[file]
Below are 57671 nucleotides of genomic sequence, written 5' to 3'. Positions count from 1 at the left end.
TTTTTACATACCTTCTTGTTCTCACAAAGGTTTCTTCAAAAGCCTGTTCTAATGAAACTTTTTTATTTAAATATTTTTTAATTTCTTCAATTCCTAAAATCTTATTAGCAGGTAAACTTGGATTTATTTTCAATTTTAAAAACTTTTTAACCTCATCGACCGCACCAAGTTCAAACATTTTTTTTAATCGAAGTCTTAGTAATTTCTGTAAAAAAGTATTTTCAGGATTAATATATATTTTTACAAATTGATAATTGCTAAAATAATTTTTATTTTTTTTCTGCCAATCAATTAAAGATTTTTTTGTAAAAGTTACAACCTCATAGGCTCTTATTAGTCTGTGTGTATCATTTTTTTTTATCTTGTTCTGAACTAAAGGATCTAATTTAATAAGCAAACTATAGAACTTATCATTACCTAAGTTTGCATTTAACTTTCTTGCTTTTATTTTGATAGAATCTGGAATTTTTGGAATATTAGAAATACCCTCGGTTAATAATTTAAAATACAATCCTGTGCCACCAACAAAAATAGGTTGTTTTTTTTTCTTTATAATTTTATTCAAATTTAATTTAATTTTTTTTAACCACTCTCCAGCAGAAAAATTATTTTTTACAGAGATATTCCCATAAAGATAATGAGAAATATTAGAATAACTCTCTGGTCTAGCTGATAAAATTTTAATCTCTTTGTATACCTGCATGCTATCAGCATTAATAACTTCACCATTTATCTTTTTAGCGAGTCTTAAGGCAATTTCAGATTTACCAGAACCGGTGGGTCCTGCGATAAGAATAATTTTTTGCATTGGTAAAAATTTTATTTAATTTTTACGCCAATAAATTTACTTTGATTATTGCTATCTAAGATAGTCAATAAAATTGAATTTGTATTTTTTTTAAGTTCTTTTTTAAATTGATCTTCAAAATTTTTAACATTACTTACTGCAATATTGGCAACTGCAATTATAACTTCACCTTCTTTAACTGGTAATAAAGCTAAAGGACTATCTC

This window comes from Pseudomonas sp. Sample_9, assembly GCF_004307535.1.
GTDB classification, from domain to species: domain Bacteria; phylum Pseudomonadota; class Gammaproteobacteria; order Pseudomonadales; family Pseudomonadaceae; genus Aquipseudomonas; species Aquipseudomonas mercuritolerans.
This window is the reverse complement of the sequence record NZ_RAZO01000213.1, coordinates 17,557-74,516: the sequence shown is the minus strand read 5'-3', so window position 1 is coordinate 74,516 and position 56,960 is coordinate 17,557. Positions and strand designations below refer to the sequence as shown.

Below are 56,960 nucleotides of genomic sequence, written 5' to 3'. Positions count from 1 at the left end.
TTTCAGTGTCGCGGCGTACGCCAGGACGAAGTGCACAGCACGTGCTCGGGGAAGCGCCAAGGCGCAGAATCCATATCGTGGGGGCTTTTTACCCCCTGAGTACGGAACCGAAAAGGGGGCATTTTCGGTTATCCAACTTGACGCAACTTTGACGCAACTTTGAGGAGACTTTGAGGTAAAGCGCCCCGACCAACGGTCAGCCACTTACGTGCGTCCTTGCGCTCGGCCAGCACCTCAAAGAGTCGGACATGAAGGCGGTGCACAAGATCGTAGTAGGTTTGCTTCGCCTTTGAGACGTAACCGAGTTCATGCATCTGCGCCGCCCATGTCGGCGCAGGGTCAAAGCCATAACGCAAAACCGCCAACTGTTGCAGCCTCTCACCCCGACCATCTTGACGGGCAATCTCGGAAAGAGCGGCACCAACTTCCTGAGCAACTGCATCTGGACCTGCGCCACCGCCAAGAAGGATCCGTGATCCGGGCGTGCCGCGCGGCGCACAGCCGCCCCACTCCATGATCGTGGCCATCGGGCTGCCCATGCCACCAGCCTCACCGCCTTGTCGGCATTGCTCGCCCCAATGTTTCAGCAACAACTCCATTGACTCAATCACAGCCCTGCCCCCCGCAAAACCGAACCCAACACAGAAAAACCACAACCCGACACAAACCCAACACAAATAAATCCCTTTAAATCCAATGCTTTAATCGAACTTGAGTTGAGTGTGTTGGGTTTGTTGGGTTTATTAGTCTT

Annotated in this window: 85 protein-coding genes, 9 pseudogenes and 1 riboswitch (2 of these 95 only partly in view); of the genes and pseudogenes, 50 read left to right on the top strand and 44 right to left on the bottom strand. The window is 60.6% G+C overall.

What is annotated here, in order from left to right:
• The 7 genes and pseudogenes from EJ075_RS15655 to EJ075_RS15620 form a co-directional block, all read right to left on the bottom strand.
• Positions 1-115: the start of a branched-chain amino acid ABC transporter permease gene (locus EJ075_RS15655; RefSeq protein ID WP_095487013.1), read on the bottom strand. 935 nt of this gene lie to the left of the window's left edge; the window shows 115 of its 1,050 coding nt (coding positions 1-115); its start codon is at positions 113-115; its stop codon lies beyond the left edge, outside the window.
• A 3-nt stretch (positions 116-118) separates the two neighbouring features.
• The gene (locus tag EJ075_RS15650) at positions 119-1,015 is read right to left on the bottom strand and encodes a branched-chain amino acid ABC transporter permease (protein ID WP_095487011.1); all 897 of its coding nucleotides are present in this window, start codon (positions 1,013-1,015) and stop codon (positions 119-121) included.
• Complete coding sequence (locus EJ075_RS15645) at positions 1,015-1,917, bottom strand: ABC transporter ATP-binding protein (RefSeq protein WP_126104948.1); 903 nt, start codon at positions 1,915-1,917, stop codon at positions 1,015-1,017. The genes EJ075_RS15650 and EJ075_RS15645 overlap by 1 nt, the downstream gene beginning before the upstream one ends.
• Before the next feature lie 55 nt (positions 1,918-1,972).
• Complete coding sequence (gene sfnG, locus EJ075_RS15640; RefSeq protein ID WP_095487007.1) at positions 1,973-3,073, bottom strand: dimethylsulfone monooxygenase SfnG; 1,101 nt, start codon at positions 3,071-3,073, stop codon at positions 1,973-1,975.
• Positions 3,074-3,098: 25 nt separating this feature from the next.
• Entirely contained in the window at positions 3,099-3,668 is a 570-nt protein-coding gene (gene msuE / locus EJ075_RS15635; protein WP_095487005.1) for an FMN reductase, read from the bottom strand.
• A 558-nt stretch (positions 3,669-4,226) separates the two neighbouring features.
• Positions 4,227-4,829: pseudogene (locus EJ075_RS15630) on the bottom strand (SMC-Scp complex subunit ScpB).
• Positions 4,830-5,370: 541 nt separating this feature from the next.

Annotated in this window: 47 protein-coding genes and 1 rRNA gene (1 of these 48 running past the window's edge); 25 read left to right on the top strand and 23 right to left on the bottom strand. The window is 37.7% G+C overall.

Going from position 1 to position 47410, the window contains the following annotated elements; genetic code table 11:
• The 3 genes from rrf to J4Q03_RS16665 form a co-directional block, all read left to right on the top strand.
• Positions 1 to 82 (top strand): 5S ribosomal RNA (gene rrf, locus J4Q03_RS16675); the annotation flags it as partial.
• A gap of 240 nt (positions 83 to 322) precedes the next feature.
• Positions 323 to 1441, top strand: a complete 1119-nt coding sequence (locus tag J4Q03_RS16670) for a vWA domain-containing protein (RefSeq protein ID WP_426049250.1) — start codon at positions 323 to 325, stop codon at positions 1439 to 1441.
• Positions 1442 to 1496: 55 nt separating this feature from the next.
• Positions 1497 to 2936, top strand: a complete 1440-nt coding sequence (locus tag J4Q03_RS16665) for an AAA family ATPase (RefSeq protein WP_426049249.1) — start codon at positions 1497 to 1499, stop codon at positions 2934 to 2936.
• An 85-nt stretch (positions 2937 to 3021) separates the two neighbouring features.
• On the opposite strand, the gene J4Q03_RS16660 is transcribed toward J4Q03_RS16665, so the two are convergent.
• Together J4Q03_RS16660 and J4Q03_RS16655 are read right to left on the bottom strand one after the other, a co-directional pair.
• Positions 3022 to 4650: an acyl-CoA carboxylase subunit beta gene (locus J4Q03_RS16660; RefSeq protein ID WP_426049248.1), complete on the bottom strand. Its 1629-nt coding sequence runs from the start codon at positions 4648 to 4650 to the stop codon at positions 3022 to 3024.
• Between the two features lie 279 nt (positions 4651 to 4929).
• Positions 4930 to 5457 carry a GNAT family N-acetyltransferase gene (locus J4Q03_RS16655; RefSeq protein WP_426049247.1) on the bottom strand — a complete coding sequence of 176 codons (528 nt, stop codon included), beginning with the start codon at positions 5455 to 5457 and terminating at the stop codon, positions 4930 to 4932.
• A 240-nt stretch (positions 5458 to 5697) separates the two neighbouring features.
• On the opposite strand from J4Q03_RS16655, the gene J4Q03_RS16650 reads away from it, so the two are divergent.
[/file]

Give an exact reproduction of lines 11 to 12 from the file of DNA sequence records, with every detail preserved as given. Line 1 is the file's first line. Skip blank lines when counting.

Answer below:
• Positions 1-115: the start of a branched-chain amino acid ABC transporter permease gene (locus EJ075_RS15655; RefSeq protein ID WP_095487013.1), read on the bottom strand. 935 nt of this gene lie to the left of the window's left edge; the window shows 115 of its 1,050 coding nt (coding positions 1-115); its start codon is at positions 113-115; its stop codon lies beyond the left edge, outside the window.
• A 3-nt stretch (positions 116-118) separates the two neighbouring features.